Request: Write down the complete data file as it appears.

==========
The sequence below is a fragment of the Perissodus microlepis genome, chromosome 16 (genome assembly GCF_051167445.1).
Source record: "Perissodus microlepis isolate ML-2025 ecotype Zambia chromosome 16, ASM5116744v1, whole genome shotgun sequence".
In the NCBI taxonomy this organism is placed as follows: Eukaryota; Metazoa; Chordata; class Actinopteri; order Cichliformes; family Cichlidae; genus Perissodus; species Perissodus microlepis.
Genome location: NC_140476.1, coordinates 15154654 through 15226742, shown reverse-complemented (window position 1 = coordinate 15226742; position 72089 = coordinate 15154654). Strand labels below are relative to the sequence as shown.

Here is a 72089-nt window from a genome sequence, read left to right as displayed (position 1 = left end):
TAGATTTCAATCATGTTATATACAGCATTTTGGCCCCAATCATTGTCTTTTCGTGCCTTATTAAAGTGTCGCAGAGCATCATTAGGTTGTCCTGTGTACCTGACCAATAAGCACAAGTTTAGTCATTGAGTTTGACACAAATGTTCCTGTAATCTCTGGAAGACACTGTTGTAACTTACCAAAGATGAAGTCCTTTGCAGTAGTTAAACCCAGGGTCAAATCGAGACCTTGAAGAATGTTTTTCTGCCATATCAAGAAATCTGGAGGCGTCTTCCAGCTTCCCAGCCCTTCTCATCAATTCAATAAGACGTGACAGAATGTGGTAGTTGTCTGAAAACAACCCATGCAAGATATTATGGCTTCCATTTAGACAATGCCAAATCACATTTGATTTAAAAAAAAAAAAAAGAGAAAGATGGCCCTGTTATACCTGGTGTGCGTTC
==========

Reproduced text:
The sequence below is a fragment of the Perissodus microlepis genome, chromosome 16 (genome assembly GCF_051167445.1).
Source record: "Perissodus microlepis isolate ML-2025 ecotype Zambia chromosome 16, ASM5116744v1, whole genome shotgun sequence".
In the NCBI taxonomy this organism is placed as follows: Eukaryota; Metazoa; Chordata; class Actinopteri; order Cichliformes; family Cichlidae; genus Perissodus; species Perissodus microlepis.
Genome location: NC_140476.1, coordinates 15154654 through 15226742, shown reverse-complemented (window position 1 = coordinate 15226742; position 72089 = coordinate 15154654). Strand labels below are relative to the sequence as shown.

Here is a 72089-nt window from a genome sequence, read left to right as displayed (position 1 = left end):
TAGATTTCAATCATGTTATATACAGCATTTTGGCCCCAATCATTGTCTTTTCGTGCCTTATTAAAGTGTCGCAGAGCATCATTAGGTTGTCCTGTGTACCTGACCAATAAGCACAAGTTTAGTCATTGAGTTTGACACAAATGTTCCTGTAATCTCTGGAAGACACTGTTGTAACTTACCAAAGATGAAGTCCTTTGCAGTAGTTAAACCCAGGGTCAAATCGAGACCTTGAAGAATGTTTTTCTGCCATATCAAGAAATCTGGAGGCGTCTTCCAGCTTCCCAGCCCTTCTCATCAATTCAATAAGACGTGACAGAATGTGGTAGTTGTCTGAAAACAACCCATGCAAGATATTATGGCTTCCATTTAGACAATGCCAAATCACATTTGATTTAAAAAAAAAAAAAAGAGAAAGATGGCCCTGTTATACCTGGTGTGCGTTC